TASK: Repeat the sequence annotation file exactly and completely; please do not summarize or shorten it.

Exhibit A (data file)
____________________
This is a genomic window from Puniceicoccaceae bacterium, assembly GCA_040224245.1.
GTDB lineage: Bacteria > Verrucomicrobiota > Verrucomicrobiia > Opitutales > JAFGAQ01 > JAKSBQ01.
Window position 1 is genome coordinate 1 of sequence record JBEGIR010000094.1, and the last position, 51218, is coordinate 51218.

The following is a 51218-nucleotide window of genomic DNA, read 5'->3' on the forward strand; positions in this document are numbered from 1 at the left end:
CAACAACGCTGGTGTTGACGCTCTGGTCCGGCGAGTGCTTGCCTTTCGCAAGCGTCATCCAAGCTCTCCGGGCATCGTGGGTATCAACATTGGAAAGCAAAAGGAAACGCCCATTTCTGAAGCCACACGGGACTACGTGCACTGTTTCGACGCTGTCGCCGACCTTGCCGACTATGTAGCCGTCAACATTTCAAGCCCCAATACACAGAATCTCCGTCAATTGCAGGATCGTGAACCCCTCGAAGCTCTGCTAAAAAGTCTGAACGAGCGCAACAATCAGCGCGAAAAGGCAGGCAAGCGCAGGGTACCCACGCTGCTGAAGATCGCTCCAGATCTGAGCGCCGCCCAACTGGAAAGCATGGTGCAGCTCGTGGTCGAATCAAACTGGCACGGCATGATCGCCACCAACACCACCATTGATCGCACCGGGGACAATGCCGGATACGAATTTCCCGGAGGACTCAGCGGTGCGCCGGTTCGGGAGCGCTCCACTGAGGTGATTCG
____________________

This is a genomic window from Puniceicoccaceae bacterium, assembly GCA_040224245.1.
GTDB lineage: Bacteria > Verrucomicrobiota > Verrucomicrobiia > Opitutales > JAFGAQ01 > JAKSBQ01.
Window position 1 is genome coordinate 1 of sequence record JBEGIR010000094.1, and the last position, 51218, is coordinate 51218.

The following is a 51218-nucleotide window of genomic DNA, read 5'->3' on the forward strand; positions in this document are numbered from 1 at the left end:
CAACAACGCTGGTGTTGACGCTCTGGTCCGGCGAGTGCTTGCCTTTCGCAAGCGTCATCCAAGCTCTCCGGGCATCGTGGGTATCAACATTGGAAAGCAAAAGGAAACGCCCATTTCTGAAGCCACACGGGACTACGTGCACTGTTTCGACGCTGTCGCCGACCTTGCCGACTATGTAGCCGTCAACATTTCAAGCCCCAATACACAGAATCTCCGTCAATTGCAGGATCGTGAACCCCTCGAAGCTCTGCTAAAAAGTCTGAACGAGCGCAACAATCAGCGCGAAAAGGCAGGCAAGCGCAGGGTACCCACGCTGCTGAAGATCGCTCCAGATCTGAGCGCCGCCCAACTGGAAAGCATGGTGCAGCTCGTGGTCGAATCAAACTGGCACGGCATGATCGCCACCAACACCACCATTGATCGCACCGGGGACAATGCCGGATACGAATTTCCCGGAGGACTCAGCGGTGCGCCGGTTCGGGAGCGCTCCACTGAGGTGATTCG